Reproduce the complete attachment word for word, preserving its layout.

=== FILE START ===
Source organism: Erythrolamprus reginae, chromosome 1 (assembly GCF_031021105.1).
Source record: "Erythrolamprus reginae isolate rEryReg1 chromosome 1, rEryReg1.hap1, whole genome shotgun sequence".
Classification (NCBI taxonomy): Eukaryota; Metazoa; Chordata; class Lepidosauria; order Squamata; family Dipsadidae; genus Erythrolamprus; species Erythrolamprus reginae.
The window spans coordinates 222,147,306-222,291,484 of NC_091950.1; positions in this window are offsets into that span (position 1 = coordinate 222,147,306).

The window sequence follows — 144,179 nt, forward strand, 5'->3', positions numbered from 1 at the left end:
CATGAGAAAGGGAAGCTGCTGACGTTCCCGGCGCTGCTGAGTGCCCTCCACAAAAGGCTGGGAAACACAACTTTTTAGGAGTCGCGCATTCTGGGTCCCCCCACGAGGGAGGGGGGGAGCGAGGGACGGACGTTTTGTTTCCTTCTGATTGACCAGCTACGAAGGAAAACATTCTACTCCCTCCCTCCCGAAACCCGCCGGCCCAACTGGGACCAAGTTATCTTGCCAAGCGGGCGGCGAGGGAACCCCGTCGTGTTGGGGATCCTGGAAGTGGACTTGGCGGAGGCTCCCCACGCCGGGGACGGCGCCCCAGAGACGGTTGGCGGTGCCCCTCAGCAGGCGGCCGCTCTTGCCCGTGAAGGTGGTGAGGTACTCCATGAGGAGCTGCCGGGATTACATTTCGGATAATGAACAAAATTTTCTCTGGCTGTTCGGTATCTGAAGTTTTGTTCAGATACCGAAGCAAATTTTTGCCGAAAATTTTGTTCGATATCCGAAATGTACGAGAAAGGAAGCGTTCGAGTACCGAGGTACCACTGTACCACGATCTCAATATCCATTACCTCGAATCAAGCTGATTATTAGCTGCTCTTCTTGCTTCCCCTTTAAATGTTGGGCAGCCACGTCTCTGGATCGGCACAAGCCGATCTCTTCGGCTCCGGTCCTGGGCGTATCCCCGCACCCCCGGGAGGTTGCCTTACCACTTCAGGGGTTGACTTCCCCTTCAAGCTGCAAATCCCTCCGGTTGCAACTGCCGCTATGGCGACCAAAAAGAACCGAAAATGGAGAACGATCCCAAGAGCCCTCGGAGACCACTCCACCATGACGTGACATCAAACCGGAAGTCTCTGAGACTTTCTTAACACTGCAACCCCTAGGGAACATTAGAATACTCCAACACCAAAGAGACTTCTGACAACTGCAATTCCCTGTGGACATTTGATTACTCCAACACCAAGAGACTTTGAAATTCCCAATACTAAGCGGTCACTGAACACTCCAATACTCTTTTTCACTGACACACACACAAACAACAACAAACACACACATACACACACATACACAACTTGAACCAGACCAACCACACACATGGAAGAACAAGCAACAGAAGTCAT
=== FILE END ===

Source organism: Erythrolamprus reginae, chromosome 1 (assembly GCF_031021105.1).
Source record: "Erythrolamprus reginae isolate rEryReg1 chromosome 1, rEryReg1.hap1, whole genome shotgun sequence".
Classification (NCBI taxonomy): Eukaryota; Metazoa; Chordata; class Lepidosauria; order Squamata; family Dipsadidae; genus Erythrolamprus; species Erythrolamprus reginae.
The window spans coordinates 222,147,306-222,291,484 of NC_091950.1; positions in this window are offsets into that span (position 1 = coordinate 222,147,306).

The window sequence follows — 144,179 nt, forward strand, 5'->3', positions numbered from 1 at the left end:
CATGAGAAAGGGAAGCTGCTGACGTTCCCGGCGCTGCTGAGTGCCCTCCACAAAAGGCTGGGAAACACAACTTTTTAGGAGTCGCGCATTCTGGGTCCCCCCACGAGGGAGGGGGGGAGCGAGGGACGGACGTTTTGTTTCCTTCTGATTGACCAGCTACGAAGGAAAACATTCTACTCCCTCCCTCCCGAAACCCGCCGGCCCAACTGGGACCAAGTTATCTTGCCAAGCGGGCGGCGAGGGAACCCCGTCGTGTTGGGGATCCTGGAAGTGGACTTGGCGGAGGCTCCCCACGCCGGGGACGGCGCCCCAGAGACGGTTGGCGGTGCCCCTCAGCAGGCGGCCGCTCTTGCCCGTGAAGGTGGTGAGGTACTCCATGAGGAGCTGCCGGGATTACATTTCGGATAATGAACAAAATTTTCTCTGGCTGTTCGGTATCTGAAGTTTTGTTCAGATACCGAAGCAAATTTTTGCCGAAAATTTTGTTCGATATCCGAAATGTACGAGAAAGGAAGCGTTCGAGTACCGAGGTACCACTGTACCACGATCTCAATATCCATTACCTCGAATCAAGCTGATTATTAGCTGCTCTTCTTGCTTCCCCTTTAAATGTTGGGCAGCCACGTCTCTGGATCGGCACAAGCCGATCTCTTCGGCTCCGGTCCTGGGCGTATCCCCGCACCCCCGGGAGGTTGCCTTACCACTTCAGGGGTTGACTTCCCCTTCAAGCTGCAAATCCCTCCGGTTGCAACTGCCGCTATGGCGACCAAAAAGAACCGAAAATGGAGAACGATCCCAAGAGCCCTCGGAGACCACTCCACCATGACGTGACATCAAACCGGAAGTCTCTGAGACTTTCTTAACACTGCAACCCCTAGGGAACATTAGAATACTCCAACACCAAAGAGACTTCTGACAACTGCAATTCCCTGTGGACATTTGATTACTCCAACACCAAGAGACTTTGAAATTCCCAATACTAAGCGGTCACTGAACACTCCAATACTCTTTTTCACTGACACACACACAAACAACAACAAACACACACATACACACACATACACAACTTGAACCAGACCAACCACACACATGGAAGAACAAGCAACAGAAGTCAT